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Resource flexibility with responsive pricing. (English) Zbl 1165.90433
Summary: This article studies two types of flexibility used by firms to better respond to uncertain market conditions: resource flexibility and responsive pricing. We consider a situation in which a single flexible resource can be used to satisfy two distinct demand classes. While the resource capacity must be decided based on uncertain demand functions, the resource allocation as well as the pricing decision are made based on the realized demand functions. We characterize the effects of two key drivers of flexibility: demand variability and demand correlation, assuming normally distributed demand curve intercepts. Demand variability creates opportunity costs and, with fixed prices, decreases the firm’s profit. We show that with the additional flexibility gained from responsive pricing, the firm can maximize the benefits of favorable demand conditions and mitigate the effects of poor demand conditions, ultimately profiting from variability. Positive demand correlation, on the other hand, remains undesirable under responsive pricing. The optimal capacity of the flexible resource is always increasing in both demand variability and demand correlation. This contrasts with the scenarios based on fixed prices, highlighting the crucial difference that responsive pricing makes in the management of flexible resources. We further quantify the value of flexibility for the firm and its customers by considering, as a benchmark, a firm relying on two dedicated resources. The value of flexibility is most significant if the demand levels are highly variable and negatively correlated. In such cases, the firm benefits from demand variability due to responsive pricing, while facing limited demand risk due to resource flexibility. Finally, we endogenize the input price of the flexible resource by considering the pricing decision of the resource supplier.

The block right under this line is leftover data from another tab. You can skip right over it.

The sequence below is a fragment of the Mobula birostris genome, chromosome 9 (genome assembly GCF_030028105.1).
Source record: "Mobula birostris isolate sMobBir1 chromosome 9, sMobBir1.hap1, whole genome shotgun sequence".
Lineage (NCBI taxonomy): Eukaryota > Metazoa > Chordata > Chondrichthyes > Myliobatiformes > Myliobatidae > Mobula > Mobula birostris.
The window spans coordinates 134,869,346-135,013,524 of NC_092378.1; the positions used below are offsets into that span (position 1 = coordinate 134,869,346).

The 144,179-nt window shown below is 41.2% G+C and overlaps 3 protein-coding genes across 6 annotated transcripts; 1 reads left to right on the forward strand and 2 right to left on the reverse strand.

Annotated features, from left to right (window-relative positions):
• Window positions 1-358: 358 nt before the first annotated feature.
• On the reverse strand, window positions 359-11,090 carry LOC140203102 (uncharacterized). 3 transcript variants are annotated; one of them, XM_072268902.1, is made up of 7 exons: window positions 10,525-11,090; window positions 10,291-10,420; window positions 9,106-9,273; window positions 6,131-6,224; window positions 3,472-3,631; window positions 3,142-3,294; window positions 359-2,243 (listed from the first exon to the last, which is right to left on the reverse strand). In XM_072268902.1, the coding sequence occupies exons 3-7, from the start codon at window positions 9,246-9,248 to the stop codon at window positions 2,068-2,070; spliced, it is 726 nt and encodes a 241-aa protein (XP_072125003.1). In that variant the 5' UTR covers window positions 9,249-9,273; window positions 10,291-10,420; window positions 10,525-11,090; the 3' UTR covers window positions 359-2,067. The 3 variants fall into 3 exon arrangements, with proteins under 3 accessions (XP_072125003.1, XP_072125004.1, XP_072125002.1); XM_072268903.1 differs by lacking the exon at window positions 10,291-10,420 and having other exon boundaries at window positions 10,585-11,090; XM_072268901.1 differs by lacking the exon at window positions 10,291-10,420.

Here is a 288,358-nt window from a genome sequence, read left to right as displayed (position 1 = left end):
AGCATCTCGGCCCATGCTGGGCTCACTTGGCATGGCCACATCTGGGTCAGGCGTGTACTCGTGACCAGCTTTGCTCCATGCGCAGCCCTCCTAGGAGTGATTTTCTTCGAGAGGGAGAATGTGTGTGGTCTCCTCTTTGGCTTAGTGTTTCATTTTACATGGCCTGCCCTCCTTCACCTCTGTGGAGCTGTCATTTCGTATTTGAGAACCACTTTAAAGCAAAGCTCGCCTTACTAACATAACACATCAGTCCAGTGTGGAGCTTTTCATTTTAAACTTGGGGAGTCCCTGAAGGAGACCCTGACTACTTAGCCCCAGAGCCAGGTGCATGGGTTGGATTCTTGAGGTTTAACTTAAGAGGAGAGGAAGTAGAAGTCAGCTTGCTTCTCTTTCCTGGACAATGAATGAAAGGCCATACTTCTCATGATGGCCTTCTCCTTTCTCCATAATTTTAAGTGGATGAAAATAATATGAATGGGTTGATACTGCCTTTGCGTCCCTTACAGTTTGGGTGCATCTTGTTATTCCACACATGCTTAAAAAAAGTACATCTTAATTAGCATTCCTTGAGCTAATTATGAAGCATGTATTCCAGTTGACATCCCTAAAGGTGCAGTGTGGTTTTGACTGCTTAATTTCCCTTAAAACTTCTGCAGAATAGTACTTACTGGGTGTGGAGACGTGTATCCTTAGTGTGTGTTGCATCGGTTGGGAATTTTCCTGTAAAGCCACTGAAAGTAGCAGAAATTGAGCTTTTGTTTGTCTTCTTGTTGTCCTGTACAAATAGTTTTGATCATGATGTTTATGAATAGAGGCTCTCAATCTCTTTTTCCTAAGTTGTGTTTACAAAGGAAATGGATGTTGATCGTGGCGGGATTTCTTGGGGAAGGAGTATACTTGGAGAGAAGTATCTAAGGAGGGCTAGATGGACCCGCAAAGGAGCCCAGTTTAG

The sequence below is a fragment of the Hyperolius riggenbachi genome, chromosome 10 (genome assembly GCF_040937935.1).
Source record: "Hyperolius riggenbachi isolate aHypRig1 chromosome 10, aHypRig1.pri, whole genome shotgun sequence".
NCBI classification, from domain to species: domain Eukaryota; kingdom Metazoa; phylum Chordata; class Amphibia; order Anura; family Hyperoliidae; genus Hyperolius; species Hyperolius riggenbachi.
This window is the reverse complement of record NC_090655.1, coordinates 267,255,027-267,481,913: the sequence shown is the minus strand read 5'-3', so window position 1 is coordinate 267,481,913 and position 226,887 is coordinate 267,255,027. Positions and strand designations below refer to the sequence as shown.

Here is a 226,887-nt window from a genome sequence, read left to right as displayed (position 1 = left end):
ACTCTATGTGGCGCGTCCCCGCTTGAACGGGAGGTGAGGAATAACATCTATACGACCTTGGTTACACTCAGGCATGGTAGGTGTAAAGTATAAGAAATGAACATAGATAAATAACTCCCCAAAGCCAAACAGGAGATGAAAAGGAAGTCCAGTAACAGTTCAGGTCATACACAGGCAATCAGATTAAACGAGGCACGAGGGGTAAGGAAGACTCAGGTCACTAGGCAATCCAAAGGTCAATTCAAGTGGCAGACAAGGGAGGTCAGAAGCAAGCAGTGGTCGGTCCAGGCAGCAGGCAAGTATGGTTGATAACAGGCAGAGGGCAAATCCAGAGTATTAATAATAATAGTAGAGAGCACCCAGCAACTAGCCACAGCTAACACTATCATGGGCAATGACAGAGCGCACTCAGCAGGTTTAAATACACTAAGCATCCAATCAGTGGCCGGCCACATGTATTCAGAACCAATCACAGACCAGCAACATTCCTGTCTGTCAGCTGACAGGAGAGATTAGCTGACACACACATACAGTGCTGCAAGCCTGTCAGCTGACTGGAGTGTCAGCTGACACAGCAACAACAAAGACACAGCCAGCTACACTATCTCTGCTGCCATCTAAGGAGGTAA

MSC:
90B30 Production models
91B42 Consumer behavior, demand theory
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